Are you interested in making the world more sustainable and looking for an organization with the same goals? If you haven’t heard about Net Impact, learn more about it today and see how easy it is to get involved.
If you’re passionate about making a difference in the way countries, businesses and individuals affect the environment, Net Impact is one organization to check out. With its history, goals and connections to Boston, it is one nonprofit you shouldn’t ignore.
Founded in 1993 as Students for Responsible Business, Net Impact is one of today’s largest nonprofit membership organizations for students and professionals. According to its site, Net Impact operates in six continents and is made up of over 280 chapters. Dedicated to the belief that “people can make doing good an integral part of just about any job or career,” Net Impact seeks to educate people about sustainability, corporate responsibility and social entrepreneurship so that they can use these skills in their careers.
While anyone can subscribe and become a member of Net Impact, college campus chapters make up most of the organization. University of Massachusetts Amherst, Brandeis University, Massachusetts Institute of Technology, Tufts University and Babson College are some of the many schools in Massachusetts with Net Impact Graduate school chapters. Northeastern University and Boston University have the only two undergraduate chapters of the nonprofit in the Boston area. The clubs vary in activity and membership size.
The Net Impact college chapters are ranked by the national organization as having gold, silver or bronze statuses. “[We] started the BU Undergraduate chapter two years ago because we saw a real divide between the “business” students and the “sustainability” students on campus and we wanted to close that gap,” said one of the club’s founders, Becca Farmer via email. “Over the two years we have held many events with local business owners with sustainable practices, visited businesses who processes we admire, and helped our members explore “green” careers and network with professionals in those fields,” she continued.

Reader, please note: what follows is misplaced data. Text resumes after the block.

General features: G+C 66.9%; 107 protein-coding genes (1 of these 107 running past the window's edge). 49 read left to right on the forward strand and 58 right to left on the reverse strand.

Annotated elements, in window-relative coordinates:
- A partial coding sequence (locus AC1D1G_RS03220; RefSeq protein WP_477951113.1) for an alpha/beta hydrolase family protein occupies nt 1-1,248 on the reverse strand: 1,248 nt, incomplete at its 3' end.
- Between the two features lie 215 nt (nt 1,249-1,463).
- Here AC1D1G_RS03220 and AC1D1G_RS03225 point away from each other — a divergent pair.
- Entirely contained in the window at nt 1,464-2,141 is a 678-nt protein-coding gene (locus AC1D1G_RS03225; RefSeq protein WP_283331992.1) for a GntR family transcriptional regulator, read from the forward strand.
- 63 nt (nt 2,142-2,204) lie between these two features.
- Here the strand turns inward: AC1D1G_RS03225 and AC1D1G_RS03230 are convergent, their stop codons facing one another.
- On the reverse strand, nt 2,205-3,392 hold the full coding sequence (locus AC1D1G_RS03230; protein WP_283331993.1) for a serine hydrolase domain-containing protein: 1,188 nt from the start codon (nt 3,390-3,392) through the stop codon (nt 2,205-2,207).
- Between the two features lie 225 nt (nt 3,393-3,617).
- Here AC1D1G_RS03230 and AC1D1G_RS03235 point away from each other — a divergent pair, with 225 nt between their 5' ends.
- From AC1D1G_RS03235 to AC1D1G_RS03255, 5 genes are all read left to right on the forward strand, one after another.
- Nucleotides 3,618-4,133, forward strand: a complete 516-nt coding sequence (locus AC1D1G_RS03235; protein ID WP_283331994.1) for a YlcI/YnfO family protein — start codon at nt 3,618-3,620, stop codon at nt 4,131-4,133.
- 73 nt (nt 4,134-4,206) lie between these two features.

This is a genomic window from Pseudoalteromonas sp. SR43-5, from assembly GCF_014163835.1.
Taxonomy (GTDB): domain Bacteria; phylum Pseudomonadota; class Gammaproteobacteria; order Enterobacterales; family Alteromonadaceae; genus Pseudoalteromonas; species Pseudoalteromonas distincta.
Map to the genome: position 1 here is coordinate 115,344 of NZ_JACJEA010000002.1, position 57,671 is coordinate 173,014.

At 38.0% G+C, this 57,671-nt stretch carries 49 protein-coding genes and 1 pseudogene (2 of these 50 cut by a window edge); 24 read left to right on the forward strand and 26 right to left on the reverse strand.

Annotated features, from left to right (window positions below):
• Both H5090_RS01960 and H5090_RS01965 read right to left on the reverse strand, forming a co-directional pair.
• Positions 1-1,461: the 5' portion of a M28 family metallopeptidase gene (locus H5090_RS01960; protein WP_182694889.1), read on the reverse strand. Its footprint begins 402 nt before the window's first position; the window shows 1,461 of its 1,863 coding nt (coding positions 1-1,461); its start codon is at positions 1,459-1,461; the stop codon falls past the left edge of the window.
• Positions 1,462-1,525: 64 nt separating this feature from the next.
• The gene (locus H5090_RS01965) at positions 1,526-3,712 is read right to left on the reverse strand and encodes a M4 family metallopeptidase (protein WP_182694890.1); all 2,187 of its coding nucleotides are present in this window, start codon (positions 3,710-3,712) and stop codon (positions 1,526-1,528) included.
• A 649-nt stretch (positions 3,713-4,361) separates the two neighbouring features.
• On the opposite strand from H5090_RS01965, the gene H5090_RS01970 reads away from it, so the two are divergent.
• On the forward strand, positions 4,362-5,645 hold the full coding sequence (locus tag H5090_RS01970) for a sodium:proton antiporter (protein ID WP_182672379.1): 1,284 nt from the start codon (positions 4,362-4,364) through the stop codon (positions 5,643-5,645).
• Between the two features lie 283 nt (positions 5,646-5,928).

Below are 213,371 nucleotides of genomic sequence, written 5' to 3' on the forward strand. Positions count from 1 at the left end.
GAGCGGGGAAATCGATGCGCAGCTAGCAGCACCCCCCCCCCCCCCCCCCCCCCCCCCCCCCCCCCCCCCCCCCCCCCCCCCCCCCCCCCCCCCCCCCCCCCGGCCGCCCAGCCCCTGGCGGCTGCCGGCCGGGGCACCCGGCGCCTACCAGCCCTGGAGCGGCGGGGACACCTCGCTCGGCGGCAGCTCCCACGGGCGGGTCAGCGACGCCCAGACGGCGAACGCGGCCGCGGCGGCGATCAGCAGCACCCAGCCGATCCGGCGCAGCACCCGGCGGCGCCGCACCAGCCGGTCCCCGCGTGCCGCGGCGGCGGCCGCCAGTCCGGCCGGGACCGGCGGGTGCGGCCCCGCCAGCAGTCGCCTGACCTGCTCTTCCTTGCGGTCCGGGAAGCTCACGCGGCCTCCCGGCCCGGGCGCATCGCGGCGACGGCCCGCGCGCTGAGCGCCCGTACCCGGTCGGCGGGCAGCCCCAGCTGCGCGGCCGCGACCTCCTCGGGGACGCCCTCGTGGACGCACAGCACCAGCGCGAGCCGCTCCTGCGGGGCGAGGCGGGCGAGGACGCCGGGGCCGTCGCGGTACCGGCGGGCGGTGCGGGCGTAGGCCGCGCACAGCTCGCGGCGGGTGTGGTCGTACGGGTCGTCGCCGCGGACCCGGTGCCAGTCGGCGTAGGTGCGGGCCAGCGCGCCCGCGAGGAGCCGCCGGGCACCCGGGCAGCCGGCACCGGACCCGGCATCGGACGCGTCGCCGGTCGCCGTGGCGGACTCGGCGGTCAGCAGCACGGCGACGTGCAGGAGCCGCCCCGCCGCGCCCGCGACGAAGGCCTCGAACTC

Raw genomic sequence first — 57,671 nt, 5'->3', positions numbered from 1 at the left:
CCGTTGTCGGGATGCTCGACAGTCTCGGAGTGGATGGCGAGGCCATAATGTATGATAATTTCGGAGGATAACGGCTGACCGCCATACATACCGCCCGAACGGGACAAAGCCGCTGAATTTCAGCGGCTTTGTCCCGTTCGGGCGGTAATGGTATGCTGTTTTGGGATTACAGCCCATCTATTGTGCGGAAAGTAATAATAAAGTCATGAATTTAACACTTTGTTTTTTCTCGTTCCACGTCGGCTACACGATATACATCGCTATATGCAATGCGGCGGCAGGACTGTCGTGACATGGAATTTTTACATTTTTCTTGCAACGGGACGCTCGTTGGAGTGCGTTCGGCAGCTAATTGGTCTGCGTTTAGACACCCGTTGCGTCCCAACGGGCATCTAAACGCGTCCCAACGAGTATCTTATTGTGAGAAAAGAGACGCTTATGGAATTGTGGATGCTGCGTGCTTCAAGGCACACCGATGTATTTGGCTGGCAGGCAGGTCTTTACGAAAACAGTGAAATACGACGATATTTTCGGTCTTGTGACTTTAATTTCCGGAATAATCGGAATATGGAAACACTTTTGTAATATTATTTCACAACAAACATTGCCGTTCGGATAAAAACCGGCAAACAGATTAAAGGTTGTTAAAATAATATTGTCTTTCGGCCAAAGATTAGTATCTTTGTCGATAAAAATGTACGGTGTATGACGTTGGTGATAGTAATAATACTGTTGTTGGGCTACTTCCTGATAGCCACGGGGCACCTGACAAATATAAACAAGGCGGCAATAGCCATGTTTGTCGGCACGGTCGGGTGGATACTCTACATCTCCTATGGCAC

The club plans to start an energy auditing program with local businesses this semester.
Anthony Villioti, a freshman in BU’s School of Management attended BU Net Impact’s latest meeting in a classroom on BU’s campus. “I’m mostly interested in the idea of using business concepts and skills for a greater purpose… for something other than profit,” he said.
“Most students that get involved are getting business degrees but we are open to everyone. Environmental science and communication majors are also popular,” club member Illeana Tauscher said.
Students and non-students alike can join Net Impact by paying either a $10 annual subscription fee or a $450 lifetime fee for which they can create an online profile and get access to conferences, networking events, online educational videos and more.
If you’re in the Boston area and interested in getting involved with Net Impact, you’re in luck. BU’s undergrad chapter has started a series of meetings open to the public this past January. “Sustainability Sundays” take place every Sunday (subject to holidays and weather according to the group’s website) inside Blue State Coffee, another business that aims to be a sustainable and contributing member of the community.
The first meeting was held on February 12th and the next is scheduled for this Sunday, February 26th. The group plans to discuss energy efficiency. So bring who and what you know to help make a change… and enjoy some coffee.
Keep your eyes peeled for our upcoming story on Sustainability Sundays!